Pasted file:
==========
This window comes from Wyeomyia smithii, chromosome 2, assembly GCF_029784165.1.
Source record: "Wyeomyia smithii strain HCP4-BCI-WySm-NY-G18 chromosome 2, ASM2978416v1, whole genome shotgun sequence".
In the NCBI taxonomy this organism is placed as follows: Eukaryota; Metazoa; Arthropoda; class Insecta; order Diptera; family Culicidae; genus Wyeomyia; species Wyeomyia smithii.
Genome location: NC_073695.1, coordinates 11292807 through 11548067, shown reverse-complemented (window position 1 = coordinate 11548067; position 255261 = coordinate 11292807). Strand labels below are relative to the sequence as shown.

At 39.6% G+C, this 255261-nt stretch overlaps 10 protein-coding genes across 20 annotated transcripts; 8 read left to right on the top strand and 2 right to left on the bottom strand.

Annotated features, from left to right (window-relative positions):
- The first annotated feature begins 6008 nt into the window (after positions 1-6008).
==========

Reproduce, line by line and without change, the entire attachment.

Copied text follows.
This window comes from Wyeomyia smithii, chromosome 2, assembly GCF_029784165.1.
Source record: "Wyeomyia smithii strain HCP4-BCI-WySm-NY-G18 chromosome 2, ASM2978416v1, whole genome shotgun sequence".
In the NCBI taxonomy this organism is placed as follows: Eukaryota; Metazoa; Arthropoda; class Insecta; order Diptera; family Culicidae; genus Wyeomyia; species Wyeomyia smithii.
Genome location: NC_073695.1, coordinates 11292807 through 11548067, shown reverse-complemented (window position 1 = coordinate 11548067; position 255261 = coordinate 11292807). Strand labels below are relative to the sequence as shown.

At 39.6% G+C, this 255261-nt stretch overlaps 10 protein-coding genes across 20 annotated transcripts; 8 read left to right on the top strand and 2 right to left on the bottom strand.

Annotated features, from left to right (window-relative positions):
- The first annotated feature begins 6008 nt into the window (after positions 1-6008).